It therefore comes as no surprise that an autocrat like Vladimir Putin succeeded and gradually managed to concentrate all the power in his hands. Where freedom signifies chaos and uncertainty, a longing for order and security will arise – even if at the price of ever tighter constraints on the freedom of movement and the repression of dissenters. Too few people were able to experience the positive sides of freedom, self-determination and that open horizon when choosing of how to live their lives. These positive sides always require taking on responsibility for one's own actions. Freedom is no gift but a task. Many people balk at this responsibility, particularly when they are unfamiliar with it. They would prefer having someone else decide for them. This may even lead to a sense of forbearance when facing harm, which people who were socialised in a free environment find difficult to understand. However, this is one of the reasons why democracy does not simply continue to spread around the world.

Democracy, which was invented in ancient Greece and needed to go through a long historical evolution before establishing itself in the US and the European countries, has many prerequisites that do not exist in all places. The universalist idea of humanity is a key concept: In their rational aptitude or their likeness to God (both basically say the same thing), all humans share a deep commonality; in this they are all the same. Consequently, everything that distinguishes them from one another, for instance as regards origin, sex, skin colour, religious and sexual orientation, is of secondary importance. Their common humanity establishes the eternal value of each individual; humanity becomes manifest in the human being. As a rational being, every human being has the freedom to choose between possibilities. This freedom comes with the responsibility to account for the consequences of one's actions.


National People's Congress in Beijing, China.

Human rights, which constitute individual and not collective rights, were only able to emerge on the basis of such an individualised concept of humanity. As a result, nations with a collectivist orientation, such as China, consider human rights a specifically Western invention that cannot be implemented in their own country. And in large parts of the Islamic world, where humans are primarily seen as part of the ummah, i.e. the religious community, and sovereignty is to be found solely in God and not in the state, western democracy is a model that appears downright incompatible with the system. The rule of law, the principle of representation of the people by parliamentary institutions, the idea that power should not be concentrated in one place but divided between different state institutions – all these components of the democratic order find their origin in the previously referenced notion of humanity and needed many centuries of experience and development throughout history before they were able to take on their present form.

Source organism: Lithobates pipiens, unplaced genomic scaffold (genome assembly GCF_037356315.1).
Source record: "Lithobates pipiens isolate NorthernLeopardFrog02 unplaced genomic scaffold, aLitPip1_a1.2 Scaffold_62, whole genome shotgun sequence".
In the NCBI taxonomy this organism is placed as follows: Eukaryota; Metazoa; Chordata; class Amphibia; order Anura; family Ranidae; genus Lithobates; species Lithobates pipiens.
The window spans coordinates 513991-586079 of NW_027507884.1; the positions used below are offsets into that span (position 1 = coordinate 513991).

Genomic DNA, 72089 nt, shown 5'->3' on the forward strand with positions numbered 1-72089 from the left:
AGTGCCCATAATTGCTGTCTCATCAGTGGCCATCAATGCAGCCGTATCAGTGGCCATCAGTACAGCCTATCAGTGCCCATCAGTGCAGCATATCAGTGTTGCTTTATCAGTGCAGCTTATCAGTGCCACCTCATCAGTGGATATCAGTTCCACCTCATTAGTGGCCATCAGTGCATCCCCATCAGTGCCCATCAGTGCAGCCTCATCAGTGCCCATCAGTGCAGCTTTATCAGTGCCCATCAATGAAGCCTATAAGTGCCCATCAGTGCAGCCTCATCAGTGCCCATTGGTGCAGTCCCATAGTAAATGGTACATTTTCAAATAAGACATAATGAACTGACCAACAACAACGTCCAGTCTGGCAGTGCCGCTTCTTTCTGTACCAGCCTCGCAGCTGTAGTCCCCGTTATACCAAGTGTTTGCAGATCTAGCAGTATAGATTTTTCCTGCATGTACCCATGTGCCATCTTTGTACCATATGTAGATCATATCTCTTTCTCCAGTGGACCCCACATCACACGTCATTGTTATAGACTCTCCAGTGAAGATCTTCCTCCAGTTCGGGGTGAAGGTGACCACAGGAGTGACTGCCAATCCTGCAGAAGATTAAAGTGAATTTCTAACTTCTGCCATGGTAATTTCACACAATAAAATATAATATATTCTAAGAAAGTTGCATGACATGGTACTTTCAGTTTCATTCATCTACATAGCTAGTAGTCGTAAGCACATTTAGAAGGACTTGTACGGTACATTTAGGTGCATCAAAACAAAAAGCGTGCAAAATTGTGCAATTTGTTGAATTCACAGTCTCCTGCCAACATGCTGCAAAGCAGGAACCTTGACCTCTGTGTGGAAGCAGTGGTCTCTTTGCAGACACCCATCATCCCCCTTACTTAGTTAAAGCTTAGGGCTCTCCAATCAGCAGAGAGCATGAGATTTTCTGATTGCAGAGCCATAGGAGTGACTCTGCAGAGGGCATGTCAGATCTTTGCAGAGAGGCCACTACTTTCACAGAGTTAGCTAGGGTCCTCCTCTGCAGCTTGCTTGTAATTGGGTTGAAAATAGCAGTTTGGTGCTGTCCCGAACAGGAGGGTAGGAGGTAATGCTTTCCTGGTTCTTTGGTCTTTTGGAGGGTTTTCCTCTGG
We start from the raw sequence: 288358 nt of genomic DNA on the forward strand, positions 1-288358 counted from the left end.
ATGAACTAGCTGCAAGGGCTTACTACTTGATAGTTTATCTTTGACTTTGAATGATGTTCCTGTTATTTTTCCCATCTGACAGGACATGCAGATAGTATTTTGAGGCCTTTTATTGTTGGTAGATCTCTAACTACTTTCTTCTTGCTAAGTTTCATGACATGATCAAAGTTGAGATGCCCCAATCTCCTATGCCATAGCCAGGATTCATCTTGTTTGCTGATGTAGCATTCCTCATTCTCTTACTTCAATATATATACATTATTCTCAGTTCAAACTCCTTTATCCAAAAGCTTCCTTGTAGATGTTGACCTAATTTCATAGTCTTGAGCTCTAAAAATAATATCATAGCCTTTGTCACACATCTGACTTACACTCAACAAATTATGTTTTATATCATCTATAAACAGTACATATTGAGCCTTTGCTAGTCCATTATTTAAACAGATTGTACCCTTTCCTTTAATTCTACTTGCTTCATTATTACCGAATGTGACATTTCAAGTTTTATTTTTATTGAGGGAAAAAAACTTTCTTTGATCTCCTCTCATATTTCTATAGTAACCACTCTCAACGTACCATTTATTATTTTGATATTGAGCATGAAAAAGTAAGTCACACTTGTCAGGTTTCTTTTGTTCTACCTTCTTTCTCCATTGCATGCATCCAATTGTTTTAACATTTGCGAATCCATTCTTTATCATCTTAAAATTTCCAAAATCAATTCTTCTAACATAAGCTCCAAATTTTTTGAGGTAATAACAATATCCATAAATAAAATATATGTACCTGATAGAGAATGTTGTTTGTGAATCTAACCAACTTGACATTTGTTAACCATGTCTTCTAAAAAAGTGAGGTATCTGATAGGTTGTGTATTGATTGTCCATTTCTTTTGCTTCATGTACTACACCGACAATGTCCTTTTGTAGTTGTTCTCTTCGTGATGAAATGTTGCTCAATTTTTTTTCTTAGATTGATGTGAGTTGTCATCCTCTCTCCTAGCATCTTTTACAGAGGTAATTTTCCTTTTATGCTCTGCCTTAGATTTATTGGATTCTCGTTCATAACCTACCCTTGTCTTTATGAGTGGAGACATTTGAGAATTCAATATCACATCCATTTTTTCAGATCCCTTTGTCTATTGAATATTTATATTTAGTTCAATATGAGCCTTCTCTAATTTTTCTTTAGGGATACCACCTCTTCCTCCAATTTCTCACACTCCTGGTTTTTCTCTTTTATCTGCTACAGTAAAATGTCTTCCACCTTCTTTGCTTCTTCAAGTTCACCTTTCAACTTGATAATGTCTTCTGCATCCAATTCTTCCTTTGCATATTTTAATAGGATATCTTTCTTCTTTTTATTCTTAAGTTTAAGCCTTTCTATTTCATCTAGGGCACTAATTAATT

If there is no such historical and cultural backdrop of pervasive influences, any efforts to export democracy will be pointless – see Afghanistan, which has fallen back into the hands of the Taliban after a short-lived semi-democratic intermezzo. Other countries like China profess to be democratic but are in fact cruel dictatorships or even totalitarian regimes – particularly as they seek to control even human thought. As democracy is seen in a positive light, most countries around the world will hold elections to form a government. However, these elections are often not free but manipulated and serve to legitimise tyrants kept in power by corrupt cliques.

As history has shown, however, no rogue state lasts forever. At some point the destructiveness of the wrong done turns on the state itself.

Professor Barbara Zehnpfennig

What can therefore be said is that democracy continues to be held in high regard around the world even when dictatorships simulate democratic procedures in order to conceal their true character. Practicing democracy is contingent on many historical and cultural factors and has little chances of succeeding if these prerequisites are lacking. And even if the necessary conditions are met, it takes a continuous struggle to sustain a democratic order, because, unlike autocratic regimes, democracies pivot on negotiation, compromise and the rule of law. Autocratic systems are easy to set up in that they rely on the greed for power and lucre among those who support the tyrant and can expect to receive a fitting reward in return. Once established, the fear of the oppressed assures their continued existence. As history has shown, however, no rogue state lasts forever. At some point the destructiveness of the wrong done turns on the state itself. There is thus no reason to suppose the decline in lawfulness an irreversible process. Yet, to believe in the automatism of the democratisation process it likewise unrealistic. All that can be done is to support democratic efforts wherever they arise and to hope that they gradually supplant the legacies that work against them.